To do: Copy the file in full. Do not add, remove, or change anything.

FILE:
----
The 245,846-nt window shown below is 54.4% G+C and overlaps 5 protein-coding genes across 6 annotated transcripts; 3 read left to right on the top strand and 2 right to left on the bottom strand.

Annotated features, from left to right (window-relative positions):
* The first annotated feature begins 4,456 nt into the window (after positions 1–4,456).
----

The 245,846-nt window shown below is 54.4% G+C and overlaps 5 protein-coding genes across 6 annotated transcripts; 3 read left to right on the top strand and 2 right to left on the bottom strand.

Annotated features, from left to right (window-relative positions):
* The first annotated feature begins 4,456 nt into the window (after positions 1–4,456).